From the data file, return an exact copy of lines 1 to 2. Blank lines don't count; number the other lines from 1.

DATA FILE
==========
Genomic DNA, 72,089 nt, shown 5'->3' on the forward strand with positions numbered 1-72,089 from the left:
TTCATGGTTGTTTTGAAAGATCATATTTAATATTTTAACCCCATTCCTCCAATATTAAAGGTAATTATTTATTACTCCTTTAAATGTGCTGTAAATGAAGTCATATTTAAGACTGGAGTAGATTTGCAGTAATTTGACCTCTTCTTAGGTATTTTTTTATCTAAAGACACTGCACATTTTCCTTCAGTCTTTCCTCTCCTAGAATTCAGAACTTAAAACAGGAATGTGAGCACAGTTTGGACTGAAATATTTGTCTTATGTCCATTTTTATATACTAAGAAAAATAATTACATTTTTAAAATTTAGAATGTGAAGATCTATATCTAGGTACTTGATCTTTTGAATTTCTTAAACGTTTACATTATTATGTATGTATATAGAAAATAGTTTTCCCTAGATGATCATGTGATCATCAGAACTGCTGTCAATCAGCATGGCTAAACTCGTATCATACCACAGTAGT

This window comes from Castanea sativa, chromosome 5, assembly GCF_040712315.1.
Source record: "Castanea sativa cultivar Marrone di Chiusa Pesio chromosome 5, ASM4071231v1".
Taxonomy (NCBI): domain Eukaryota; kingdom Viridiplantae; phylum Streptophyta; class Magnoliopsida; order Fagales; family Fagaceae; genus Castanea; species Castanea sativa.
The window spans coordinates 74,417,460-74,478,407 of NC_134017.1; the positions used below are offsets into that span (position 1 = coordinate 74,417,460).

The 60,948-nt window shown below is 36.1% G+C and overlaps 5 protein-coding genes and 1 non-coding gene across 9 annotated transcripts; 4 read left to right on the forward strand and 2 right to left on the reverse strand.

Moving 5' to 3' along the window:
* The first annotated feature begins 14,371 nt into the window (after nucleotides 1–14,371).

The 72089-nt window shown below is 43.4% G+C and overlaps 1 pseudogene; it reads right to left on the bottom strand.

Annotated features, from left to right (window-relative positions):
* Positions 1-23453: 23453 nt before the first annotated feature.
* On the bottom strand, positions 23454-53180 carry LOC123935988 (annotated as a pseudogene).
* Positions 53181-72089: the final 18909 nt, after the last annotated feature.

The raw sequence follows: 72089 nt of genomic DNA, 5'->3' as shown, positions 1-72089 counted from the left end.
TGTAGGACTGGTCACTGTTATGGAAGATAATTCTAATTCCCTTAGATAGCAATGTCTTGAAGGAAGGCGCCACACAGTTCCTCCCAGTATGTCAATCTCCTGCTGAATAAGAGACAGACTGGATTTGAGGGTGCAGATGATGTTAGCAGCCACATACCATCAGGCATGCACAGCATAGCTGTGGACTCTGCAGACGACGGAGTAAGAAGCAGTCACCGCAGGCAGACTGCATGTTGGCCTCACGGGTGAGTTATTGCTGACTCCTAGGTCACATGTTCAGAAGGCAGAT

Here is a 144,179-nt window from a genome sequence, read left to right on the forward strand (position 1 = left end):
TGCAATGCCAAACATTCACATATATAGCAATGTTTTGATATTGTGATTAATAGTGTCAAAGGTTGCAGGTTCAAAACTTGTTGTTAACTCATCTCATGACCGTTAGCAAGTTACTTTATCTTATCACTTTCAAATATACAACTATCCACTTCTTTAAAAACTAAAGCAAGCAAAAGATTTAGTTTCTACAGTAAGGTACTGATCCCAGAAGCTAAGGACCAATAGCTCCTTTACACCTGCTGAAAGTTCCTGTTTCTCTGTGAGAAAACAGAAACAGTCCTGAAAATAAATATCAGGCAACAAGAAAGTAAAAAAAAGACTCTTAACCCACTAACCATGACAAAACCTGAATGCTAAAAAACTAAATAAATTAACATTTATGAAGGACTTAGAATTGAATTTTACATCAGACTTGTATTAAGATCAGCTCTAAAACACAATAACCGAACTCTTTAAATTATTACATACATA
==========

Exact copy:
Genomic DNA, 72,089 nt, shown 5'->3' on the forward strand with positions numbered 1-72,089 from the left:
TTCATGGTTGTTTTGAAAGATCATATTTAATATTTTAACCCCATTCCTCCAATATTAAAGGTAATTATTTATTACTCCTTTAAATGTGCTGTAAATGAAGTCATATTTAAGACTGGAGTAGATTTGCAGTAATTTGACCTCTTCTTAGGTATTTTTTTATCTAAAGACACTGCACATTTTCCTTCAGTCTTTCCTCTCCTAGAATTCAGAACTTAAAACAGGAATGTGAGCACAGTTTGGACTGAAATATTTGTCTTATGTCCATTTTTATATACTAAGAAAAATAATTACATTTTTAAAATTTAGAATGTGAAGATCTATATCTAGGTACTTGATCTTTTGAATTTCTTAAACGTTTACATTATTATGTATGTATATAGAAAATAGTTTTCCCTAGATGATCATGTGATCATCAGAACTGCTGTCAATCAGCATGGCTAAACTCGTATCATACCACAGTAGT